Sorry- just sick of all the finger pointing.
All the bad news and "what-went-wrong" stories coming out of the South has got me down a bit, so I decided to focus on the stuff that went well...
I'm actualy pleased with some of the stuff I'm seeing in the news- people coming out in droves to donate food, money and blood for the victims, the FEMA USAR teams doing what they do best, NOFD showing us all what dedication really is, and FFs and LEOs from all over the country volunteering to help.
They got those pumps started up fatser than I thought, and communities all over the country have welcomed victims into their cities and homes.
If I had a hat, I'd take it off to all of you.
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Thread: What went right
09-11-2005, 04:41 PM #1
- Join Date
- Sep 2003
What went right
09-12-2005, 10:51 AM #2
- Join Date
- Jun 2001
- Allen, Texas, USA
Kudos for them and for your comments.
I think if there were any examples of lagging responses, it will come out in the reviews. I keep up with several sources of information, and started leaving conversations that were only complaining. Complaining during a fight isn't helpful. Most Response and Recovery efforts have been extraordinary. Some of these areas will come up earlier than the predictions. Think of other notable disasters/attacks, in other places. With our people involved, more good happens than bad. The people that want to jump in the quicksand of blame, only extend the stress where enough already exists.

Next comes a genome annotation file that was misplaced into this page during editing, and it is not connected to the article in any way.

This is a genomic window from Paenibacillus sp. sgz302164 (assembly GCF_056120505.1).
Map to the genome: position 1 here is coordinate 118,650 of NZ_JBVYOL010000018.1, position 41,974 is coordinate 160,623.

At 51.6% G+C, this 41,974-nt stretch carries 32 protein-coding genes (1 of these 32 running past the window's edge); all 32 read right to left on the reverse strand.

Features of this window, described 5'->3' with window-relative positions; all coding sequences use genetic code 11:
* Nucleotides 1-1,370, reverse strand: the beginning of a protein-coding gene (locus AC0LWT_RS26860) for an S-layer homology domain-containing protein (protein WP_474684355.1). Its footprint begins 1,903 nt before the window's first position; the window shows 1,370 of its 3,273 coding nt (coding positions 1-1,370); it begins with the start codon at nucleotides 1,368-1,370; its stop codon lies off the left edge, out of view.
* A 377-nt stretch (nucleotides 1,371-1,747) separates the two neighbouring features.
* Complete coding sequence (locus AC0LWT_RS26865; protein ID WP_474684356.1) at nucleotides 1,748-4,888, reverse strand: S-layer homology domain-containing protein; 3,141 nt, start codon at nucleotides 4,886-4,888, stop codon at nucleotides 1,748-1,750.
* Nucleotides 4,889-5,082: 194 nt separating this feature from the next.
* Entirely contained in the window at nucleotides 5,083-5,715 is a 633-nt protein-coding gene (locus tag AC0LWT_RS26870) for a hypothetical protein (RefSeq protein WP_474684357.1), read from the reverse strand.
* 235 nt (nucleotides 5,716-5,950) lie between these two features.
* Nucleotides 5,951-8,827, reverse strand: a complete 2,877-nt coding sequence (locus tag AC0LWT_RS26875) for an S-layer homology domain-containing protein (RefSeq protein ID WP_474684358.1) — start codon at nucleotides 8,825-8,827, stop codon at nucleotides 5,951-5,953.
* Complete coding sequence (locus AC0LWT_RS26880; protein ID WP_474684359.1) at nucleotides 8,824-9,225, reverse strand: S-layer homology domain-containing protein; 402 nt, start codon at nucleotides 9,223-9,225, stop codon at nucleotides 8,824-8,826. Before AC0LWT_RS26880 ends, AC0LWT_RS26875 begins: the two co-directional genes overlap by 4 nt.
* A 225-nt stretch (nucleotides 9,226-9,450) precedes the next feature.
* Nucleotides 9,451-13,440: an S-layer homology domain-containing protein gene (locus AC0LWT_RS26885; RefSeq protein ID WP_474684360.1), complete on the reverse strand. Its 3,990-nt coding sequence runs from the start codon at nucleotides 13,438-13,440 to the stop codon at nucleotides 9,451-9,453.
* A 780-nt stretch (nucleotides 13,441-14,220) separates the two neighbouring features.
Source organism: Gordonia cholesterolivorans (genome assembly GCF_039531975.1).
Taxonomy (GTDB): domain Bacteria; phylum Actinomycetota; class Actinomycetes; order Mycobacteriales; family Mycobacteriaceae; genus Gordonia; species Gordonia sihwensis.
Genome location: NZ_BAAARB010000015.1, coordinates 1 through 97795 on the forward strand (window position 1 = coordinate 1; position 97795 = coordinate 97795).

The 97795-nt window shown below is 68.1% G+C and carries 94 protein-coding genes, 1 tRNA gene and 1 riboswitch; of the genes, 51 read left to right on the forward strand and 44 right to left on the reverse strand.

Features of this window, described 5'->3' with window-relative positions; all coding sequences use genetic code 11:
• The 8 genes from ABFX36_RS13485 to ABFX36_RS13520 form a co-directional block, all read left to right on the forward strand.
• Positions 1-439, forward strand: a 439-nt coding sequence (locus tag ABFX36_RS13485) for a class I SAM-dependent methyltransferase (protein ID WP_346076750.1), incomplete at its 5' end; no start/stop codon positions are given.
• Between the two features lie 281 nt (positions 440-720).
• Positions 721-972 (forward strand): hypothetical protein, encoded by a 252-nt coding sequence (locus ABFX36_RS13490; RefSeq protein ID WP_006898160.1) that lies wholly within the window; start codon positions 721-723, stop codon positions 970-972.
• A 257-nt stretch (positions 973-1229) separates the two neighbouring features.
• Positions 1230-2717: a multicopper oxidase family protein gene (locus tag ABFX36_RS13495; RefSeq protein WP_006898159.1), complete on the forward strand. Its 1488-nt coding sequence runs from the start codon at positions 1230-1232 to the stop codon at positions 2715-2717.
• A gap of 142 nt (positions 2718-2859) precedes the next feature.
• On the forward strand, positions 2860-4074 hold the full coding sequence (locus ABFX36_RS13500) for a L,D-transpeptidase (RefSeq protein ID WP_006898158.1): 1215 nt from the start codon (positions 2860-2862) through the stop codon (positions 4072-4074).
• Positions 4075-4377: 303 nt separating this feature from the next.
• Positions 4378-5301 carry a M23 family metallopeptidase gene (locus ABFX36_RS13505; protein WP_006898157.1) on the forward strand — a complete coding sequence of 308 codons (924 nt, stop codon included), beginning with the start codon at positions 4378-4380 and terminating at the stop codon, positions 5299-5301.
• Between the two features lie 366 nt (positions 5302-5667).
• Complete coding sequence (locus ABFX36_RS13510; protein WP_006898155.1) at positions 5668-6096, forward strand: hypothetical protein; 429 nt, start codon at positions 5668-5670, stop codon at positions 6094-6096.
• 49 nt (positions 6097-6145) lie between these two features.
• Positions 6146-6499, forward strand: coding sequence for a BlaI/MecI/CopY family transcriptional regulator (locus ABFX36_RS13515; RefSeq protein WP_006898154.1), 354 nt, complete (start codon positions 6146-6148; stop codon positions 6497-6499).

09-13-2005, 01:17 PM #3
The geneorsity of Americans is the most obvious. While initial reaction and response will continue to be up for deabte for years to come, the assiatance provided to the evacuees is nothing short of astounding.With the overwhelming media coverage of people who didn't/ coudn't leave, we need to remember that many people who DID evacuate early lost everything too.IAFF-IACOJ PROUD
09-13-2005, 02:11 PM #4
12:07 P.M. - (AP): The head of the Port of New Orleans says today offers "a historical moment."
He says a freighter loaded with coffee and wood products from South and Central America arrives today.
Port President Gary LaGrange says two weeks ago, officials thought hurricane damage would keep the port down for a-half year.
He says the quick turnaround shows the city ``is back in business.'' He adds, "From a commercial and psychological standpoint, this is five stars."
He says another three ships are expected in this week.
The port is a gateway to a river system serving 33 states on the Mississippi or its tributaries.
About 100 dock workers have camped out on ships docked in the port since the weekend, with up to 400 expected by the end of the week.
The port has no power for the incoming ship, so it'll have to get an extension cord from a maritime administration vessel.IAFF-IACOJ PROUD
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